Near my Atlanta apartment, where I live four days a week, there’s a steep hill. If I want to go somewhere—to work, to the bus stop, to the excellent gastropub or market a few blocks away, I have to climb this hill.
After six months in this apartment, I thought I would have this hill licked. But it defeats me every day. I may be making a mountain (and a metaphor) out of this hill, but when I’m winded, when my hamstrings are screaming, when I lean against the light poll to gather myself at the top of the hill, it seems like a mountain.
I’m no stranger to hills. In April, I hiked 30 miles along one of the toughest sections of the Appalachian Trail in two days. Carrying a 40-pound pack, I climbed more than 4,000 feet of elevation change.
When I walk to work, it’s three miles uphill (walking home is a breeze!).
But this hill bothers me. And I think I know why it has become emblematic of my weight and fitness level.
When Scott Mowbray asked me to join him in his quest to shed unwanted pounds, we joked about the last time we did this together. I was 34. Scott was not. We made a bet about who could lose more — and did it publicly. In our mano-a-mano diet scheme, I smoked him. But this time is different. Scott will probably smoke me.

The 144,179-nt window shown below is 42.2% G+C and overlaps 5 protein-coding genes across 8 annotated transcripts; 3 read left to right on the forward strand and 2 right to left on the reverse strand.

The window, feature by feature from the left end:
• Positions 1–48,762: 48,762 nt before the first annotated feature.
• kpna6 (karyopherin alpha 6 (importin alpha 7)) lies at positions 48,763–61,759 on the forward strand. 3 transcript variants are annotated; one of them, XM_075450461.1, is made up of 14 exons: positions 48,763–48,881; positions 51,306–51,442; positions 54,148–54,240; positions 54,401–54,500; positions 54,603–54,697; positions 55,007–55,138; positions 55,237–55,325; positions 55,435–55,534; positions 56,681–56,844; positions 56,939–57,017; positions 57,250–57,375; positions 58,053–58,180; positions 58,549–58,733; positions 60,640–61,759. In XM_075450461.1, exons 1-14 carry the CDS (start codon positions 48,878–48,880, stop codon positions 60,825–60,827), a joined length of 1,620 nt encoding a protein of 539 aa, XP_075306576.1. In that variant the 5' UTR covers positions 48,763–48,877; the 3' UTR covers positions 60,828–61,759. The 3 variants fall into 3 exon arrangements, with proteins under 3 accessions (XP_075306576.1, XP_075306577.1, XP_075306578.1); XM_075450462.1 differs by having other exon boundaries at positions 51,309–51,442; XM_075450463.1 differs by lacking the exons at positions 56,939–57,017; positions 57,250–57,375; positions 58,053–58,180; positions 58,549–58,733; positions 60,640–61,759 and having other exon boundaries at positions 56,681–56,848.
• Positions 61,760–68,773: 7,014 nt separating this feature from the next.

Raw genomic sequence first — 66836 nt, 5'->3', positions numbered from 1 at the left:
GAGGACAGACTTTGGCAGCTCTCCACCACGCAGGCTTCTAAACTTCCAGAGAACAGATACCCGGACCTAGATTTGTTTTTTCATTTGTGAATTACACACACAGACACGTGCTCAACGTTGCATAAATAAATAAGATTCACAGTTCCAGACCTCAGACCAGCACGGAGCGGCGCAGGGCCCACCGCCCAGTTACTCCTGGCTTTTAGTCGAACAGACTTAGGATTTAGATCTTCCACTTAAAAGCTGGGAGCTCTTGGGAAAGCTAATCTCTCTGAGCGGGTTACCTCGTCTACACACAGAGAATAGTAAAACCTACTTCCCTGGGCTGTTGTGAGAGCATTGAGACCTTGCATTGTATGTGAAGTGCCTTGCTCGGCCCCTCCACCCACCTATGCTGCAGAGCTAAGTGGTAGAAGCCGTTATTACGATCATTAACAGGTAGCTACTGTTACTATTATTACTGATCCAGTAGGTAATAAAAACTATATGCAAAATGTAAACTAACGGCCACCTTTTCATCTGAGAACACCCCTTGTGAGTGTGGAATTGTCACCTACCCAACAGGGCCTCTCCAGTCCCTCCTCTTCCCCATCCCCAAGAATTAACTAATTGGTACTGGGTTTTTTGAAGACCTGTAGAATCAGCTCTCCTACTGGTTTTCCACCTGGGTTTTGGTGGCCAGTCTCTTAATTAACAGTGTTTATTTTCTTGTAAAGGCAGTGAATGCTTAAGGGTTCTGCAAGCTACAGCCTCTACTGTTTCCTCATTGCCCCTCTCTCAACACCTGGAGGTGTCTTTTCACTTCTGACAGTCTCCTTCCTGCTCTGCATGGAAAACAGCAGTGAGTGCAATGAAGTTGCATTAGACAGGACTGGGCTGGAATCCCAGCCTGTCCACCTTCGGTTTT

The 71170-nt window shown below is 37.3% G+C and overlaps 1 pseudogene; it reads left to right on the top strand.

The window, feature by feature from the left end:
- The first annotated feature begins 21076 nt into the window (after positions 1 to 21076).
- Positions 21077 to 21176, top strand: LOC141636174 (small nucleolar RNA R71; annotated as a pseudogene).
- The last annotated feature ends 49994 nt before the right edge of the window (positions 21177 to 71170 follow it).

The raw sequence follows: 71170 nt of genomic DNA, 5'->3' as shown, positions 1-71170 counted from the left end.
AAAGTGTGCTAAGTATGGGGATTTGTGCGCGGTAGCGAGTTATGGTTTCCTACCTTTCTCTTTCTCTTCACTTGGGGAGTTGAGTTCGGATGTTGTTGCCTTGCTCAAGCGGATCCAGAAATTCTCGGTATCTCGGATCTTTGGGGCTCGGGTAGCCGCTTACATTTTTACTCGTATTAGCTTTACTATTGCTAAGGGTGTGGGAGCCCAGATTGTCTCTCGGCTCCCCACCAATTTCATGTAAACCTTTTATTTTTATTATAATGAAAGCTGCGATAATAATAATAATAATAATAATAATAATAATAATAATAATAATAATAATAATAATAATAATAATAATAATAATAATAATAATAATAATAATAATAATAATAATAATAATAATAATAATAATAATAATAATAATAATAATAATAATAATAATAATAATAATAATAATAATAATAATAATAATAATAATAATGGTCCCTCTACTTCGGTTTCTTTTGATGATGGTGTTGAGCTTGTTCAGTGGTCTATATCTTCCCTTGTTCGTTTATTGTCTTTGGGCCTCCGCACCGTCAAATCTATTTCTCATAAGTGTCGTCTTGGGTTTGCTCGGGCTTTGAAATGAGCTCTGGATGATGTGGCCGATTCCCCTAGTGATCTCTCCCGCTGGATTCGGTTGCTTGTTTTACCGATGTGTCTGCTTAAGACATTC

Six years ago, I was fit and fat (yes, you can be!). Now I’m just fat. And this hill reminds me of it every day. I no longer run like I used to. My body is older and slower. And being over-the-hill is just around the corner; I turn 40 in September.
Since that initial weight-loss competition, I’ve tried to lose weight a dozen times. I’ve often been successful. And then I find myself back where I started. At the bottom of the hill. When I tried losing weight at the beginning of this year — with some goal of achieving my high school weight by the time I turned 40 (fail!) — I got as far as the scale in my bathroom.
For this attempt, I’m not focusing on competition, bets, and male ego (what’s left of mine). Instead, I’m focusing on this hill. I figure I need to lose about 20 pounds to be at a healthy weight (and just a few pounds off my high school weight) — and it starts by getting over this one hill.